To get where I’m coming from, first I have to tell you a little story. Really it’s my husband’s story: about the time that we were moving and he moved 25 contractor bags full of fashion magazines. Yes, you read that right–25 contractor bags of fashion magazines. They were all mine, and I insisted on moving them into our new apartment. They were primarily W and Vogue, with some other international editions mixed in.
This was what I called my fashion archive. My husband called it trash. Eventually all of those magazines did find their way to the trash–that is, the recycling bin (many recycling bins over weeks and weeks), however I still stand by my argument, which led me to cart around all of those pounds of glossies for so many years: fashion is important. It’s worth archiving, it’s a way that we express ourselves, and it has its own history. All of which makes it an important object of study in my opinion.
So, since you know a little bit about my fashion biases, it will probably come as no surprise that I love Amanda Brooks’ latest memoir/fashion history/insider’s view of the industry titled Always Pack a Party Dress. Brooks has particular insight into the fashion industry–really into the whole industry of aesthetics. She started her career as an intern for Patrick Demarchelier, and then as a “gallerina” at the Gagosian Gallery and she moved on to a variety of fashion posts–ending up as the fashion director Barneys New York, before decamping to her family farm in England to focus on her family and other projects.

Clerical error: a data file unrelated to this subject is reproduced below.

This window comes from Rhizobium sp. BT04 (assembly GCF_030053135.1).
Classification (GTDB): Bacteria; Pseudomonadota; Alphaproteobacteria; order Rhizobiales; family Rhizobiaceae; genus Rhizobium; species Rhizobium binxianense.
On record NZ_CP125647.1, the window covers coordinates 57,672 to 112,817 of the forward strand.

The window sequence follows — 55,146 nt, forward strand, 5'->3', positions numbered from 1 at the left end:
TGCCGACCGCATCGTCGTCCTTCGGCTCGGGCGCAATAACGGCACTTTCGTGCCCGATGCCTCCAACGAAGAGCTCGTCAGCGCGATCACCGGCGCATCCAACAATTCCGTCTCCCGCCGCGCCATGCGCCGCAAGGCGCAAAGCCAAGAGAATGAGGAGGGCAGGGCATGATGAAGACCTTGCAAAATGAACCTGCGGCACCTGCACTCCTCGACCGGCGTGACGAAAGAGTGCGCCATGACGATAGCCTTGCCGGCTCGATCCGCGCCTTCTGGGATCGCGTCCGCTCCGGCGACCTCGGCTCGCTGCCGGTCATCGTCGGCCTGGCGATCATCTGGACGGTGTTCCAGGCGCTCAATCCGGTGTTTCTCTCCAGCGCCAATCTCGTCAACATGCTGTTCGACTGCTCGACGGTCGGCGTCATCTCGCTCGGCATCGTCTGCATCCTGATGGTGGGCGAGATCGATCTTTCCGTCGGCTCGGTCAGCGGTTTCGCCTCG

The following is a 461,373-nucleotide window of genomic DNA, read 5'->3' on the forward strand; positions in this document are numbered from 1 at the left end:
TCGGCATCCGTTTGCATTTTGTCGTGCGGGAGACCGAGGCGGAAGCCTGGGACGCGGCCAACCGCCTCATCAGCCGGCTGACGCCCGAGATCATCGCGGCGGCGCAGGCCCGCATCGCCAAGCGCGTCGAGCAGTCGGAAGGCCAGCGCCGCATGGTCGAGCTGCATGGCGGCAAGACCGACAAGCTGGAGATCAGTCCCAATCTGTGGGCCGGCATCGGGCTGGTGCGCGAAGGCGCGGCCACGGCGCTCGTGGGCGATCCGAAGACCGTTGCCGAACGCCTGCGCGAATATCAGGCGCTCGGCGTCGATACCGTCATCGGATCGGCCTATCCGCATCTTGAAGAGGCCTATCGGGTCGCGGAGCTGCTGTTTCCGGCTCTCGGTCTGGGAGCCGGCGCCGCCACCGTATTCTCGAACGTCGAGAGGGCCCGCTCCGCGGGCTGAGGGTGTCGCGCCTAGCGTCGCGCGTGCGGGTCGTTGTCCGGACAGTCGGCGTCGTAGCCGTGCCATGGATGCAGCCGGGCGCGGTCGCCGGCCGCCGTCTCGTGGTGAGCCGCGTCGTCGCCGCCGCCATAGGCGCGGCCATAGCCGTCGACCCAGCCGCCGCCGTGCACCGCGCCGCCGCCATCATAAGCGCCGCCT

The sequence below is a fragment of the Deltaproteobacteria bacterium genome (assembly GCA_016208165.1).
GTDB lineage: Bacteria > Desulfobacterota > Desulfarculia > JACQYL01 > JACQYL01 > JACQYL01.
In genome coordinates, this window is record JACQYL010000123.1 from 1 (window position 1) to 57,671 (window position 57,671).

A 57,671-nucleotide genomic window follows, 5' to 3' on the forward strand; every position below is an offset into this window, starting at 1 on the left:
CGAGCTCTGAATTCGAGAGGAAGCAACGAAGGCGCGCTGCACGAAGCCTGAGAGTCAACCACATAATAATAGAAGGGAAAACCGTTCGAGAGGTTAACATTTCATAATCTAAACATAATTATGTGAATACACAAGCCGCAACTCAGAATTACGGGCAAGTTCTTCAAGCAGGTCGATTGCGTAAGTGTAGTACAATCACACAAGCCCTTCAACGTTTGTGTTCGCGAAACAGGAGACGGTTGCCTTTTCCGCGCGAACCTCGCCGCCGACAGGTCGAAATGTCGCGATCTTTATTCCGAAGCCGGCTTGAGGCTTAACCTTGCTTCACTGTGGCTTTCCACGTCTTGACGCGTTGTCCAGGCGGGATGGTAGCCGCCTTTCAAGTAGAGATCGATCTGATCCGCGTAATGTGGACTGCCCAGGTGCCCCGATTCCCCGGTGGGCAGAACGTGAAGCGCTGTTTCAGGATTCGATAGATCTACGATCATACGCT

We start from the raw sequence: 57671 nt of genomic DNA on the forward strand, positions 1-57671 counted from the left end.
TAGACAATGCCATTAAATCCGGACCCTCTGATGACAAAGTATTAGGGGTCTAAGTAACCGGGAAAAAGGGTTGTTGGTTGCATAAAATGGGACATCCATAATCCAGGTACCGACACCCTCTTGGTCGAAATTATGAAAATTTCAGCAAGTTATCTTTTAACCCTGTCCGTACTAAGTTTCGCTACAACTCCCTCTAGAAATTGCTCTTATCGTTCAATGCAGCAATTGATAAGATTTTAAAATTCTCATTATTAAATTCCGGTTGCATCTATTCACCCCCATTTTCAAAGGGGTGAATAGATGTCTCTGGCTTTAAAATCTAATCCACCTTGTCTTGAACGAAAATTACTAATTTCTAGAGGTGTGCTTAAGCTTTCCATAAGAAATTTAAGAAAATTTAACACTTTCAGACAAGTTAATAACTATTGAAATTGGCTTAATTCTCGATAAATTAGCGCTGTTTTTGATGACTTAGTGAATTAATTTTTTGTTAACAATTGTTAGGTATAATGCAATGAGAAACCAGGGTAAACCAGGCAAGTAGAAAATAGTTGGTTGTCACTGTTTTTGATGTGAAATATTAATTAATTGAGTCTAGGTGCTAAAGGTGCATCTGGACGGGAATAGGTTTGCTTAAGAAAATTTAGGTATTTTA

Brooks has always been impeccably dressed with a twist: she never ignores her WASPy, prep school roots, but they are always partnered with a twist. (Think Barbour meets Balmain.) For those that love fashion, and get a thrill reading about early Tuleh, Louboutin, or Phillip Lim, her book is fabulous–with lots of insider anecdotes (like the time she met Billy Zane and Mick Jagger at a nightclub in Paris) and I highly recommend it. If, however, your idea of dressing up is Lands’ End with some Patagonia or L.L. Bean thrown in this may not be your book–but for those of you with a dash of Carrie Bradshaw in your hearts, you will love it. (And it basically covers the fashion history contained in those 25 bags.)